A Truly Special Relationship: The Transatlantic Sessions, Royal Festival Hall, London
A highlight of my musical year for nearly a decade has been the Transatlantic Sessions, the series of shows put together by Jerry Douglas and Aly Bain. Each year they and their house band are joined by a select group of guests from both sides of the pond. Once again this year, they served up a rich spread of musical styles that judging by the applause sent everyone home fully nourished. As Bain remarked towards the close, the “special relationship” across the Atlantic has come under scrutiny recently, but in the context of this music it remains as strong as ever.
To quote Bain again, the “engine” of the performance was the house band: Phil Cunningham, John Doyle, Danny Thompson, Michael McGoldrick, Russ Barenberg, John McCusker, Donald Shaw, and James Mackintosh. They moved effortlessly between their own instrumentals and accompaniment for the guests. This year Douglas gathered from his homeland the Secret Sisters, Suzy Bogguss, and Shawn Camp, as well as Julie Fowlis from Scotland and Irishman Daoirí Farrell.
The guest artists appeared in each of the two sets, interspersed with performances by the house band. Throughout the show Douglas weaved his sublime Dobro as he introduced the guests while Bain led the versatile house band. The result was a performance that flowed back and forth from the old to the new world, its currents bubbling with folk, country, traditional in English, Gaelic, and even Galician.
This was the ninth consecutive annual Transatlantic Sessions tour, and I have wondered if its formula might ever show signs of tiring. Haven’t we heard the house band play that before? Maybe some of the guests will fail to meet expectations. There has been the occasional blip, but never anything to throw the show completely. Why? Because Douglas manages to blend such a variety into a memorable show, each with its own character.
Bang on time the performers filed onto the stage. England, Scotland, and Ireland to the left, America to the right. The house band got proceedings off to a brisk start with three stirring reels. Combining fiddles, accordion, piano, and quick-step rhythm section, these boys meant business. Those not performing sat in a kind of makeshift green room/bar at the back of the stage. First guest up was Shawn Camp, the multi-instrumentalist known for his work with Loretta Lynn, John Prine, and Guy Clark. He and Douglas play in the bluegrass group the Earls of Leicester. With “Would You Go With Me” and “Grandpa,” Camp brought a touch of his home in Arkansas to the austere Festival Hall. The Secret Sisters, Lydia and Laura Rogers, put the “I” in irony with “He’s Fine,” about the toxic aftermath of a failed romance. The Scottish fiddlers opened for them with such sensitivity, in complete contrast to the song’s sentiments.
Then it was back to Scotland for, as Bain put it, “some tunes”: “Kid on the Mountains,” which allowed Michael McGoldrick to excel with his Uillean pipes; Daoiri Farrell made his debut with “Boghri’s Bonny Belle”; then in turn Julie Fowlis and Suzy Bogguss made their appearances, each with a fine example of their work that the house band so complemented. At the same time they underlined the contrast in the lineup’s combined sweep of style. Fowlis brought the purity of a highland burn flowing down the mountainside, Bogguss filled the hall too with a glowing richness.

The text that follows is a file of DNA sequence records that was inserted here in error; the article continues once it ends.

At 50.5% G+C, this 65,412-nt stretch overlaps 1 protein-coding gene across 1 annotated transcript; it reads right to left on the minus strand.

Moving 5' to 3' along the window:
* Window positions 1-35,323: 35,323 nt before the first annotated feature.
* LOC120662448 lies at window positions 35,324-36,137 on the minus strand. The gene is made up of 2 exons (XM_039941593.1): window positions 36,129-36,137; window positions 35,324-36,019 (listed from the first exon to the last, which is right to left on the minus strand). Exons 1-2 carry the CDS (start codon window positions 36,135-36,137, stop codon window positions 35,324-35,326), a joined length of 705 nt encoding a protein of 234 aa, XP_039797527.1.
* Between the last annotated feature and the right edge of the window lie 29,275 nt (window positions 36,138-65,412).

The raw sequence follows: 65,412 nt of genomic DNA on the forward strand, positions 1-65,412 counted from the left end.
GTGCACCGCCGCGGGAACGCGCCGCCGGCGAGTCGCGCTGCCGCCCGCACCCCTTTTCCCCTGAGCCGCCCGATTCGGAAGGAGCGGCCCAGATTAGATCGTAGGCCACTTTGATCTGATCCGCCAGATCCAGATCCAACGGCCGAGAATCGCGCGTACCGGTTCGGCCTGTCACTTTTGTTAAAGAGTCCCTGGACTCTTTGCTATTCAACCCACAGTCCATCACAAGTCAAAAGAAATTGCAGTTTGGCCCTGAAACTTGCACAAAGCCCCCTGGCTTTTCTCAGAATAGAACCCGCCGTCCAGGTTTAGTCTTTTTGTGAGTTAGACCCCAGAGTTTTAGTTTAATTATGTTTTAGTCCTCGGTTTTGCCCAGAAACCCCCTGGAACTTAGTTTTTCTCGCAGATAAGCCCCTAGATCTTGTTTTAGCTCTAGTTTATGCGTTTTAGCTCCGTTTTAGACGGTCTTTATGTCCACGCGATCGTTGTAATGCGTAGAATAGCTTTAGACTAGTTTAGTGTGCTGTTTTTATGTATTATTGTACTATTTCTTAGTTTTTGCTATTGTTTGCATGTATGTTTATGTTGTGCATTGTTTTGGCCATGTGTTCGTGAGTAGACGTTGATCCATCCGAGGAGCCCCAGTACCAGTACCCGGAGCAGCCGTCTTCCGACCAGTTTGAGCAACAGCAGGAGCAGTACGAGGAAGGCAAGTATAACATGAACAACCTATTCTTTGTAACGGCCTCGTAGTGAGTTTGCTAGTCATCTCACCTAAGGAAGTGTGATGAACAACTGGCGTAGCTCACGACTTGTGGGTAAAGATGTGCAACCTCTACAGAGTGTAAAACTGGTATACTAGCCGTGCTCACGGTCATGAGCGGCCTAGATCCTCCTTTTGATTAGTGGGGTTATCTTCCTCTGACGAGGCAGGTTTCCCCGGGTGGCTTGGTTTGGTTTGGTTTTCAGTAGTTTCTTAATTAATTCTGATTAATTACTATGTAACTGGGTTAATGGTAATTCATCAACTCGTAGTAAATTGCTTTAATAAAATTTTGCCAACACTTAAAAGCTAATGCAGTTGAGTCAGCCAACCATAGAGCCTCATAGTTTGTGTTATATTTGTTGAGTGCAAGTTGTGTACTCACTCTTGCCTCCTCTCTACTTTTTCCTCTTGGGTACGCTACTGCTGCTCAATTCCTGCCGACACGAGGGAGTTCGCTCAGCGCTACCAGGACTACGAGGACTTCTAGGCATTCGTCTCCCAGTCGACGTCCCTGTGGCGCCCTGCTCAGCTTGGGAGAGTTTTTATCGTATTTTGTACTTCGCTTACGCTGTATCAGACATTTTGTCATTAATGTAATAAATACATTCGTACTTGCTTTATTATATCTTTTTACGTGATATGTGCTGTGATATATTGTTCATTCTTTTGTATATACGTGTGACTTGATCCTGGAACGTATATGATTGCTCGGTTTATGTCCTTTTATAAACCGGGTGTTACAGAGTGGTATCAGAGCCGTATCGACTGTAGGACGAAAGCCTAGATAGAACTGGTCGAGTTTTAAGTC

Of the two, the second set was the stronger. Not that there was anything substandard about the first, perhaps it just took a second shot to get into their stride. Fowlis exemplified this when she demonstrated the sheer scope of her talent by singing Anne Briggs’ “Go Your Own Way” with the perfect accompanimentof Donald Shaw’s harmonium. She next captivated the audience with her Gaelic “mouth music,” a solo sung with incredible intensity and speed. Swirling her sequinned dress center stage, she created a magical sparkle that whisked us from the concert hall to a Highland ceilidh.
Everyone else seemed to go up a gear in the second half. Farrell returned with bouzouki and in “Creggan White Hare” impressed with a vocal range missing from his earlier appearance. Camp paid tribute to Guy Clark with their joint effort “Sis Draper” before teaming up with Russ Barenberg for a superb instrumental. There seemed much more to The Secret Sisters the second time round, as they harmonized beautifully on “Mississippi.” Phil Cunningham played a tune that summed up this group of musicians, “The Eternal Friendship.” After another piece from the house band, featuring McGoldrick’s pipes, Doyle sang us back “Across the Western Ocean” for the final guest slot from a yodelling Bogguss.
Fittingly, Bain concluded the show with “A Glass of Beer” and two other reels. The Secret Sisters led the encore, “Tennessee River Runs Low.”
There is no doubt Jerry Douglas and Aly Bain pack a lot into these shows. Perhaps too much, as reflected in that rather breathless run through the second part. But on the other hand they remind us of how much of this wonderful music there is to savor and investigate further. This is a truly “special relationship” that must continue year after year.